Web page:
The Houthis Are Apt to Win the War in Yemen. The U.S. Needs a Plan for What Happens When They Do

Since coming to office, the Biden administration has made promises to use diplomacy “to end the war in Yemen,” a conflict that pits the Iran-backed Houthi rebels against forces loyal to President Abdrabbuh Mansur Hadi and a few other factions. Supporting the latter are Saudi Arabia and a coalition of pro-Western Arab states. Since a U.S. military intervention is unlikely, the war can end only with a Houthi victory. David Schenker considers the situation:

Riyadh doesn’t need any persuasion to want to end the war. In fact, in recent years, the Saudis have engaged in what are, by all accounts, good-faith talks on the future of Yemen, including with arch-foe Iran. The problem is the Houthis, who have proved consistently recalcitrant and are now playing for time as they make slow but steady progress. . . . The Houthi inclination toward a military rather than a negotiated solution is paying off. Two years into their military campaign in Marib—a strategic governorate named for its capital city—the rebels are on the verge of conquering both.

If they [succeed], the Houthis would essentially have won the war. For Riyadh, Washington, and the Yemeni people, this represents a worst-case scenario. Even if the war were to end, the humanitarian situation would remain critical, with two-thirds of Yemen’s 30 million citizens continuing to face famine. . . . Meanwhile, Iranian proxies will control another Arab country, and Saudi Arabia will remain vulnerable to missile and drone attacks from its southern neighbor.

Notwithstanding President Joe Biden’s obvious antipathy toward the Saudi crown prince Mohammad bin Salman, the first order of business [in that event] will be to bolster the kingdom’s defensive capabilities. . . . Perhaps most importantly, to prevent Iran from fully completing its project of recreating a Hizballah-like entity on Saudi Arabia’s southern front once the Houthis gain control, the Biden administration will need to reinvigorate the 2015 UN arms embargo on Yemen.

Should the Biden administration fail, the risk is not just that more and increasingly advanced weaponry with Iranian components will be pointed from Yemen toward Riyadh. Concerned about Houthi and Iranian intentions, the Israelis twice this year deployed Patriot and Iron Dome missile-defense batteries against potential missiles and drones emanating from Yemen.

Read more at Washington Institute for Near East Policy

More about: Iran, Israeli Security, Joseph Biden, Saudi Arabia, U.S. Foreign policy, Yemen

The Right and Wrong Ways for the U.S. to Support the Palestinians

Sept. 29 2023

On Wednesday, Elliott Abrams testified before Congress about the Taylor Force Act, passed in 2018 to withhold U.S. funds from the Palestinian Authority (PA) so long as it continues to reward terrorists and their families with cash. Abrams cites several factors explaining the sharp increase in Palestinian terrorism this year, among them Iran’s attempt to wage proxy war on Israel; another is the “Palestinian Authority’s continuing refusal to fight terrorism.” (Video is available at the link below.)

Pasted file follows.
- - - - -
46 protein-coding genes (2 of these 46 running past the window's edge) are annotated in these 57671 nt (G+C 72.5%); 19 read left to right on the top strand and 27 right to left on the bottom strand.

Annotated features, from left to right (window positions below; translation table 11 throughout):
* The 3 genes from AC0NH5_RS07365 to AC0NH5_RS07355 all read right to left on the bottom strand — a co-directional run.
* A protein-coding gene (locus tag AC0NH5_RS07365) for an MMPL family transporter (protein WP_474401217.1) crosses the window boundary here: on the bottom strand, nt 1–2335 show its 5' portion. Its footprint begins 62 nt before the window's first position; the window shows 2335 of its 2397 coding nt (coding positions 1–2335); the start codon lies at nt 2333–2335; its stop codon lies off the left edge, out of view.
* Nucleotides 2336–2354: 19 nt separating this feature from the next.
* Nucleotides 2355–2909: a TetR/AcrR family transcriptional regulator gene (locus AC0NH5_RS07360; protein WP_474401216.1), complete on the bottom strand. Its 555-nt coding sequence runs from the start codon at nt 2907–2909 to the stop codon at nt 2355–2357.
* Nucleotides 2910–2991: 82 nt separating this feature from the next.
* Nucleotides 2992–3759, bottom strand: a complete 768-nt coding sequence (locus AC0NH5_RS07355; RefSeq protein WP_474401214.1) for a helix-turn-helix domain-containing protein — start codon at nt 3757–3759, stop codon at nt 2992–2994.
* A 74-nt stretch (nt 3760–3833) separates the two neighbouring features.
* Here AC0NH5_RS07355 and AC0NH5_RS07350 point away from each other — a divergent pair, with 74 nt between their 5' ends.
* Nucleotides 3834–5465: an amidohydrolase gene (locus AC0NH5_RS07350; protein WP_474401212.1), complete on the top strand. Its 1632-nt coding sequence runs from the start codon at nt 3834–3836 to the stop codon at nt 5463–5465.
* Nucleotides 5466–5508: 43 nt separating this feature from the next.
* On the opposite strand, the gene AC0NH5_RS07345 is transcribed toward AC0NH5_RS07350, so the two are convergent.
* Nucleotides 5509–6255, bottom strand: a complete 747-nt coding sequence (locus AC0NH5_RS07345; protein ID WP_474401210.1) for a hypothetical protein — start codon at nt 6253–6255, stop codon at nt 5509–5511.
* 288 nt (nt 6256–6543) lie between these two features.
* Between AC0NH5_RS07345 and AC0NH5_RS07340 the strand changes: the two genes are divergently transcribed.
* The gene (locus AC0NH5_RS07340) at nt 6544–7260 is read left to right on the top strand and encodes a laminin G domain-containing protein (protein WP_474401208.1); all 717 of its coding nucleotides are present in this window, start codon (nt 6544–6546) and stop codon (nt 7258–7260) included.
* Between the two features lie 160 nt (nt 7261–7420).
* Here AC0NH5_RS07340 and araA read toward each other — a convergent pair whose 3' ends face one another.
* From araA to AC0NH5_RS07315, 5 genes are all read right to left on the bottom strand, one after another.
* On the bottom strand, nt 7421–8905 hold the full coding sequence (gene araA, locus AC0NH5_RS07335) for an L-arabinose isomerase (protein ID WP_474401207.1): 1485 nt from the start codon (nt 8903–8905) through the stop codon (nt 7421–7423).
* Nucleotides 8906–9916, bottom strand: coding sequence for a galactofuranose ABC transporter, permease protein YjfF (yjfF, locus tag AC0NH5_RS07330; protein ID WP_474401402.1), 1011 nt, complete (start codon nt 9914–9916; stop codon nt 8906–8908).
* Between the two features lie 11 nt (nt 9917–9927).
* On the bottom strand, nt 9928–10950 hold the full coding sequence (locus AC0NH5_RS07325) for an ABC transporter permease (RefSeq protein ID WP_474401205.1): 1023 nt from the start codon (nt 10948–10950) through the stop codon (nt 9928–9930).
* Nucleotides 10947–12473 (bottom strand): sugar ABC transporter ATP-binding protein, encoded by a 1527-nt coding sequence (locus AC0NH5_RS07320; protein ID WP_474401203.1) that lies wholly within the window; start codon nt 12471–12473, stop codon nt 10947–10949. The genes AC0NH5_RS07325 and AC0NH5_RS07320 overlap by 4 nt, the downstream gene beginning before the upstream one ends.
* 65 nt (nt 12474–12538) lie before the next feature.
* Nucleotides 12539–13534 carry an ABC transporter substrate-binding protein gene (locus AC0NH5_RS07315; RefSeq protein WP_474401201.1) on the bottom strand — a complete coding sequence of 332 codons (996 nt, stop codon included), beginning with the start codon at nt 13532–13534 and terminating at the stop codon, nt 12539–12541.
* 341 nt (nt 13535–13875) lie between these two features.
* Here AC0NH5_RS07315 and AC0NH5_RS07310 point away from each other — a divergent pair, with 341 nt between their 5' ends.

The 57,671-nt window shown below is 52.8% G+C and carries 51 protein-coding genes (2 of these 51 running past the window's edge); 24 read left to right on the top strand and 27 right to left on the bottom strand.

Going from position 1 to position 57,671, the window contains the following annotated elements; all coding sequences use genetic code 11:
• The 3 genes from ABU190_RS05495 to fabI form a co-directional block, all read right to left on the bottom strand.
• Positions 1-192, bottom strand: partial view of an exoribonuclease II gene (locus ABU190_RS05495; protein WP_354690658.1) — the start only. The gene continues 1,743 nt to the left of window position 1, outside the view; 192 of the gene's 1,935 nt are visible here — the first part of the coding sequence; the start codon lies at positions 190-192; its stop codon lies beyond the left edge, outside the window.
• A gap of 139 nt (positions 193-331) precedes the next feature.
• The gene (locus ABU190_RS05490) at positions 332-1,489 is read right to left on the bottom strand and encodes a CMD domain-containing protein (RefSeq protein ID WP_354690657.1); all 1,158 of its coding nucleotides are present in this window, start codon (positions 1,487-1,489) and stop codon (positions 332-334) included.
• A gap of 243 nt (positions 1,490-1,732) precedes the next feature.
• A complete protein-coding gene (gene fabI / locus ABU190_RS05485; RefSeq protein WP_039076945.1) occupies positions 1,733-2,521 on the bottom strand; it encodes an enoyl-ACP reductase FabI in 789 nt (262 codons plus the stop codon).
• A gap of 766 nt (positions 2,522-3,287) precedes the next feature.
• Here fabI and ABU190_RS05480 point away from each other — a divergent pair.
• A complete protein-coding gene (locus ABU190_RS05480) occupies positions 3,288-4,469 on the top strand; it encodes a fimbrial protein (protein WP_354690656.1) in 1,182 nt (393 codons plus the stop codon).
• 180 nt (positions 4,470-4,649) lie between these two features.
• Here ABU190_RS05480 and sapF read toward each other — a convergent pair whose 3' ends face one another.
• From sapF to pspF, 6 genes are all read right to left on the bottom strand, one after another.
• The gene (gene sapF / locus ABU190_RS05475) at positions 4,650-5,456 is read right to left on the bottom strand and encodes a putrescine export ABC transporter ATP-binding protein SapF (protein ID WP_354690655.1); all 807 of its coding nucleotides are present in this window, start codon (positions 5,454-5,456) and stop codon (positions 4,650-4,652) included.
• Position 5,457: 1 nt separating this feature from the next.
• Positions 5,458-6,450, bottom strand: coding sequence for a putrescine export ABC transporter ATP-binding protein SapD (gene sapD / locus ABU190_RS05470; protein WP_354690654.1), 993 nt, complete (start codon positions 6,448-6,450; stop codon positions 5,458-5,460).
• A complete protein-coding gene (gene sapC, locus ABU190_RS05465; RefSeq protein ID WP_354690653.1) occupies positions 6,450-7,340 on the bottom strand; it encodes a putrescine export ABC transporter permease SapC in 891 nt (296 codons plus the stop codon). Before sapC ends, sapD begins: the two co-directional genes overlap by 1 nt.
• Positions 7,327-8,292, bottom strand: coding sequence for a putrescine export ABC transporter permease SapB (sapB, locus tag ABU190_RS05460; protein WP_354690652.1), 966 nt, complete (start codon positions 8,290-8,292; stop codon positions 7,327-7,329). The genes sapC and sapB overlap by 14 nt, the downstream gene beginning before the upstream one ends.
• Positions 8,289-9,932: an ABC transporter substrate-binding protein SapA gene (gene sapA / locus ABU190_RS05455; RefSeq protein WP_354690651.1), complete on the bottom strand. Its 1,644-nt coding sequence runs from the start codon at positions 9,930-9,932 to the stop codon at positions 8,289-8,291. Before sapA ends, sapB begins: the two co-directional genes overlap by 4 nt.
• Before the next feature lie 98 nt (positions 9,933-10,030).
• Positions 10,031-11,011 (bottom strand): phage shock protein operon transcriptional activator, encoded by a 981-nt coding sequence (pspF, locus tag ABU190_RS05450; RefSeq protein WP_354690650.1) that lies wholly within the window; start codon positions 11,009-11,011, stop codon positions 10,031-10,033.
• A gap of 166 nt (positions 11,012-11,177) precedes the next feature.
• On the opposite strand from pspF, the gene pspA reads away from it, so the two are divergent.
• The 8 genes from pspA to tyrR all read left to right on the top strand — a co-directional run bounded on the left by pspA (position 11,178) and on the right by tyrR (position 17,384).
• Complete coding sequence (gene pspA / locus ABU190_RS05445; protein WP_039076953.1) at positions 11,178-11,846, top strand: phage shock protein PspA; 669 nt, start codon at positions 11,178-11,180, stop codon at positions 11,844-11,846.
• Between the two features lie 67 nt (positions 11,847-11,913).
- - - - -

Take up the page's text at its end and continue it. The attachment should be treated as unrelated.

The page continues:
As long as the “pay for slay” system continues, the message to Palestinians is that terrorists should be honored and rewarded. And indeed year after year, the PA honors individuals who have committed acts of terror by naming plazas or schools after them or announcing what heroes they are or were.

There are clear alternatives to “pay to slay.” It would be reasonable for the PA to say that, whatever the crime committed, the criminal’s family and children should not suffer for it. The PA could have implemented a welfare-based system, a system of family allowances based on the number of children—as one example. It has steadfastly refused to do so, precisely because such a system would no longer honor and reward terrorists based on the seriousness of their crimes.

These efforts, like the act itself, are not at all meant to diminish assistance to the Palestinian people. Rather, they are efforts to direct aid to the Palestinian people rather than to convicted terrorists. . . . [T]he Taylor Force Act does not stop U.S. assistance to Palestinians, but keeps it out of hands in the PA that are channels for paying rewards for terror.

[S]hould the United States continue to aid the Palestinian security forces? My answer is yes, and I note that it is also the answer of Israel and Jordan. As I’ve noted, PA efforts against Hamas or other groups may be self-interested—fights among rivals, not principled fights against terrorism. Yet they can have the same effect of lessening the Iranian-backed terrorism committed by Palestinian groups that Iran supports.

Read more at Council on Foreign Relations

More about: Palestinian Authority, Palestinian terror, U.S. Foreign policy